I’ve written about Weekly Options in my last post as they have become more popular for use with certain popular options trading strategies but one great way to use them is with covered call writing.
Covered call writing is the most well known options strategy among non-option traders as they are easy to do and considered a “safe” options strategy.
Covered call writing is essentially selling 1 call option against each 100 shares of that stock that you own. There are lots of books and websites that explain the ins and out of covered call writing but essentially its a neutral to bullish strategy because you are long the underlying stock and therefore want the stock to stay flat or move up.
Traditionally covered calls are done each month as the time decay is the fastest in the last 30 days, but with weeklies you can now sell calls against your position every single week (If there are weekly options offered on your stock).
Most people just write a slightly out of the money call option against their stock so that it leaves some room for stock appreciation while also getting the bonus of option premium but investors should realize that covered calls are a great way to play short term moves too.
Weeklies Covered Call Examples:
BULLISH: XYZ stock at $100. You buy 100 shares of stock and sell near month $105 call at $1.25 if you think the stock will go up but want benefit of decent premium if it doesn’t go anywhere. So if stock goes to $110 then you get the $500 appreciation per share on the stock from $100 to $105 and the $125 from selling the option. You miss out on some of the appreciation but you can redo the same trade next month or roll up the call option to a higher strike. With weekly options you can keep reselling a new call every week or easily adjust the strike price depending on where the stock price is.
BULLISH but concerned stock could pull back : XYZ stock at $100 but market kind of shaky or stock has made big run. Buy stock at $100 and sell near term $95 call for $7.50 if there is decent time value priced in the option so you could collect the time decay($2.50) and roll the call into next expiration as it erodes. You cost basis on that $100 stock is $100-7.50 premium = $92.50 so you have some downside protection and if it shoots higher then you at least made $2.50 in time premium or 2.5% on your $100 stock purchase in a short time period. With weeklies you could do this every week !!!!
BULLISH but cant afford to buy 100 shares of $100 stock: You could buy a far out option like 3+months that is far in the money(delta over .80) and sell near term(WEEKLIES) just out of the money calls or at the money calls every week against your long call. Example: XYZ @ $100 buy 3month out call that is far in the money like $80 strike call option for something like $23. You need to pay attention to the delta of the call you are buying so that is moves pretty close dollar for dollar with the underlying stock(it’s called Option Delta) and sell $100 or $105 strike calls at $1.25-2.50 range as an example. So rather tie up $10,000 dollars buying 100shares of a $100 stock you only tie up $2300 on the call and then sell call option for $125-250 each month. You can vary the strike you sell depending on how the stock has moved and whether you are looking for quick price appreciation or just want to make income on the short strike every week. You can also sell in the money calls with decent time premium to lower the cost basis of you long call and then roll the in the money call before expiration each week. This has been a popular strategy with volatily high priced stock like AAPL, BIDU, GOOG,etc….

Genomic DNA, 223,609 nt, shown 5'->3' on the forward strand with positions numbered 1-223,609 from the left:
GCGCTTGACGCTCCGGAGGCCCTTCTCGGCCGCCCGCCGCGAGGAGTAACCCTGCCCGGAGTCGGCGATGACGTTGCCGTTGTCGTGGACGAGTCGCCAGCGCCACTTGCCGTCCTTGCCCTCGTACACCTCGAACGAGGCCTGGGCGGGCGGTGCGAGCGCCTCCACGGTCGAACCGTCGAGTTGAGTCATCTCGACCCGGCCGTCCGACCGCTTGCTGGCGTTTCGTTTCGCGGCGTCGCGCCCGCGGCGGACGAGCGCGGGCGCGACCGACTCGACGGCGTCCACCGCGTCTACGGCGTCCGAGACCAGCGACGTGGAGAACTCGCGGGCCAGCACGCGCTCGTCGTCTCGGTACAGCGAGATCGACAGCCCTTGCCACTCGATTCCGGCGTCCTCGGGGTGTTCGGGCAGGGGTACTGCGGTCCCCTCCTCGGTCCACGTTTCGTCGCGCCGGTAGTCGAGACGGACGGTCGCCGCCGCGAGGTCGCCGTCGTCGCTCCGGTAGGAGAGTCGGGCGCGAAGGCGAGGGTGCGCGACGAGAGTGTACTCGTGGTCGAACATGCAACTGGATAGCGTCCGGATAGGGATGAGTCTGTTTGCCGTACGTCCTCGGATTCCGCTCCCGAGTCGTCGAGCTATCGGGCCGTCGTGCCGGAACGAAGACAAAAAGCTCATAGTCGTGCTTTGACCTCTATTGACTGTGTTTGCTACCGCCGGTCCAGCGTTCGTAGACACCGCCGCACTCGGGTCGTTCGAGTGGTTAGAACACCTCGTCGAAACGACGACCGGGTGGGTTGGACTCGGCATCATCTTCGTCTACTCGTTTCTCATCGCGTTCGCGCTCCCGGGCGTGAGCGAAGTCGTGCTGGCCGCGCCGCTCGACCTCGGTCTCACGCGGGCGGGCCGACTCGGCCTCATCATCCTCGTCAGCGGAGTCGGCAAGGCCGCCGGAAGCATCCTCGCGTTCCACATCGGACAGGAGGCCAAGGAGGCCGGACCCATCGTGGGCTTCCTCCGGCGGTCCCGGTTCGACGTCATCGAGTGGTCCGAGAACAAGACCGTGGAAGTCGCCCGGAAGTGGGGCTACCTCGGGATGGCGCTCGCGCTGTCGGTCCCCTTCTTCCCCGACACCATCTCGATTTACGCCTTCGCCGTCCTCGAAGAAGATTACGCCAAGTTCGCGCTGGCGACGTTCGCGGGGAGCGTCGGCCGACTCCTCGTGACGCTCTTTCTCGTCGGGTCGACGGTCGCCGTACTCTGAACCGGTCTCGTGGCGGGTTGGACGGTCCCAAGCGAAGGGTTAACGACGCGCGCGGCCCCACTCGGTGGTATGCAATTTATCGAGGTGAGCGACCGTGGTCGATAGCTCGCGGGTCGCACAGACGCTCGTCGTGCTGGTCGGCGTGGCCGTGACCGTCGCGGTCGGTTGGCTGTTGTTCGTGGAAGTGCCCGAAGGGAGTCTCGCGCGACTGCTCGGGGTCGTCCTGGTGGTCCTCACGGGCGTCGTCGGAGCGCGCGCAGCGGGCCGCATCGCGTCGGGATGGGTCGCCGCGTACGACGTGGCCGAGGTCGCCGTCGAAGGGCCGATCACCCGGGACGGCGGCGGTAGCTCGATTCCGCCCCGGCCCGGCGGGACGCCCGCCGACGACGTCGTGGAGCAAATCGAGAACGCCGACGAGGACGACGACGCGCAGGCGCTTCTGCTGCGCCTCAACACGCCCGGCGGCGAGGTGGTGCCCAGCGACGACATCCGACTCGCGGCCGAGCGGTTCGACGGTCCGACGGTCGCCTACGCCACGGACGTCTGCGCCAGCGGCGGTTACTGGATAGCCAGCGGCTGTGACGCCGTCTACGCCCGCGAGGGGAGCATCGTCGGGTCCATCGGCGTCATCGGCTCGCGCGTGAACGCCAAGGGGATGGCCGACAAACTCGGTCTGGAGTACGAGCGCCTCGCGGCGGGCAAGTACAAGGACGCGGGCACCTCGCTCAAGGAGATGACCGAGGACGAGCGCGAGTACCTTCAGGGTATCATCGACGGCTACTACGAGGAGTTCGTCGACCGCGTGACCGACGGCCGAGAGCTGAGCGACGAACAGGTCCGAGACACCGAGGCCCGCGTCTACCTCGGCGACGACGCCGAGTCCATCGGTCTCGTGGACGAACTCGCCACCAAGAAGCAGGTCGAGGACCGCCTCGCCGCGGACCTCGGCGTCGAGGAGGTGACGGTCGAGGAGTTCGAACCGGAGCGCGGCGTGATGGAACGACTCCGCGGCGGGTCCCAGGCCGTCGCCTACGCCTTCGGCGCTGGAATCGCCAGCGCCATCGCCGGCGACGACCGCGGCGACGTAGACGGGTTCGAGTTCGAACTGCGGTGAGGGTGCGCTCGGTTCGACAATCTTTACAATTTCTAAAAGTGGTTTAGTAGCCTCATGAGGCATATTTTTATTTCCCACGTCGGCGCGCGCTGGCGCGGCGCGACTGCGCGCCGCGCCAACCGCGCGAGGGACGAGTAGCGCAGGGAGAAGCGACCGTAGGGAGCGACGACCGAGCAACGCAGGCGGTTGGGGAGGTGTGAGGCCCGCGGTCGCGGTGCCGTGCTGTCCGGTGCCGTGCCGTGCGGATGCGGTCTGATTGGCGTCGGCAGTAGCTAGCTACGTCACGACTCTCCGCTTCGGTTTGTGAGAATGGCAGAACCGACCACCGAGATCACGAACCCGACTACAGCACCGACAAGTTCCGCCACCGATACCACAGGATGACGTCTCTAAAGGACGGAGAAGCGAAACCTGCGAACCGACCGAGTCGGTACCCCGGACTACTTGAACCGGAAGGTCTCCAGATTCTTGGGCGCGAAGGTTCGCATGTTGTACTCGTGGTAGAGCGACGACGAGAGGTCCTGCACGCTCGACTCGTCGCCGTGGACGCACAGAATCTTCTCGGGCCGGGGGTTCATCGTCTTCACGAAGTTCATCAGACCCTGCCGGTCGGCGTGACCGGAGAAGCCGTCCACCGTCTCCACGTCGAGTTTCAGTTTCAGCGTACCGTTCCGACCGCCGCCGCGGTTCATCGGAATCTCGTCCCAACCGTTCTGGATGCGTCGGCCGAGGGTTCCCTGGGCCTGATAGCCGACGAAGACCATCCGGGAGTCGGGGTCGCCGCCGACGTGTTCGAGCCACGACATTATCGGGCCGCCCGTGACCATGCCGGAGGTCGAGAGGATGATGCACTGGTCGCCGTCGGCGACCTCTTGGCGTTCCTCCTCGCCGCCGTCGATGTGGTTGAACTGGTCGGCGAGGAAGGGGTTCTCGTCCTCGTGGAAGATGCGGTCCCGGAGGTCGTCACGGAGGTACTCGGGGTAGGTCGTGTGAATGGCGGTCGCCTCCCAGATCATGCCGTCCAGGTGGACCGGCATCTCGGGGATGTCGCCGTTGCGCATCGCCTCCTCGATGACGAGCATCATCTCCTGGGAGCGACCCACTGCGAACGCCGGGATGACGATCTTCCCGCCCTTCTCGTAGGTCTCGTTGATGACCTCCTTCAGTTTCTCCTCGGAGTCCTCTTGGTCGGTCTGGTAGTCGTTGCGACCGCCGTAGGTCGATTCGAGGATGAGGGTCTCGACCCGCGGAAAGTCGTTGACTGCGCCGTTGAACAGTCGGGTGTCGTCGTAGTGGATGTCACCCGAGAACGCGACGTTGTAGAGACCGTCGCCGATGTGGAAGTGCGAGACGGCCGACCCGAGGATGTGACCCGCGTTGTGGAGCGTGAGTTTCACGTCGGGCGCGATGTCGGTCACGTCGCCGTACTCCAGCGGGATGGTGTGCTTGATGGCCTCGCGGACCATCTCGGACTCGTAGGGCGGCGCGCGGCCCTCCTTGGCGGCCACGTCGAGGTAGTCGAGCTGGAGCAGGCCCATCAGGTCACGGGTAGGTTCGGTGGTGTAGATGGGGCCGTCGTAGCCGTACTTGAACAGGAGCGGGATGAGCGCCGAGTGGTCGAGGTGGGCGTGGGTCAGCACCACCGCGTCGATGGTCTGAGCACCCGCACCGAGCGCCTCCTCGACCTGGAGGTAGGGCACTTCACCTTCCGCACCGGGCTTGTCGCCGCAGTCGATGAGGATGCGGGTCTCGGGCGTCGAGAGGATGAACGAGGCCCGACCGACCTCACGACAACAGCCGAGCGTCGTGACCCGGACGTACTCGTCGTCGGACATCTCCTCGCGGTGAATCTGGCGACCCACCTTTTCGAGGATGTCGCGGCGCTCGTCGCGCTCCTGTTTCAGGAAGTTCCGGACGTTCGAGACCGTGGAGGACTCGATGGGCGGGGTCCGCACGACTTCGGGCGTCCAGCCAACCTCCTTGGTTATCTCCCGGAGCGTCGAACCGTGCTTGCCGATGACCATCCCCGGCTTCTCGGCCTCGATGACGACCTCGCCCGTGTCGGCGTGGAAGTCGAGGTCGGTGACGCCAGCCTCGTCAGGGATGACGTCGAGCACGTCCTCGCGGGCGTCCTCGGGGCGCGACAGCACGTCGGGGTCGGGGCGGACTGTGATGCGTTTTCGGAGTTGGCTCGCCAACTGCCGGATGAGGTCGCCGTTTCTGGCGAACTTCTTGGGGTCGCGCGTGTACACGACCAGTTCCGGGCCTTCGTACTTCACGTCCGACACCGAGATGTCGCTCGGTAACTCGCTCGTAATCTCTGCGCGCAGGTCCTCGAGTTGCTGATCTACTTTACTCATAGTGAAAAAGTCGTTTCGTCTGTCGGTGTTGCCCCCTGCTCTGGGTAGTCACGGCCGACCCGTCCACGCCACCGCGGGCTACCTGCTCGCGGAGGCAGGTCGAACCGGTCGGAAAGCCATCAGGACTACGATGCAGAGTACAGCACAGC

There is risk with covered calls though in that the underlying stock could move down and then you are losing more on the long stock or long call then the premium you received from the sold call. You can always roll the short call down because if the stock moves down then the short call will decrease in price.
Another risk is with the strategy mentioned above with buying calls instead of stock you have to understand delta, theta decay, and volatility skew(knowing the underlying volatility of the purchased call vs. short call) so that you dont overpay for the long option and risk the volatility decreasing on your long call which can really hurt the value.
As you can see implementing weekly options for covered calls instead of waiting a whole month to see quick time decay is a great benefit of weekly options and something that every call writer so pay attention to.
You can also see my video about using covered calls with weekly options, click here
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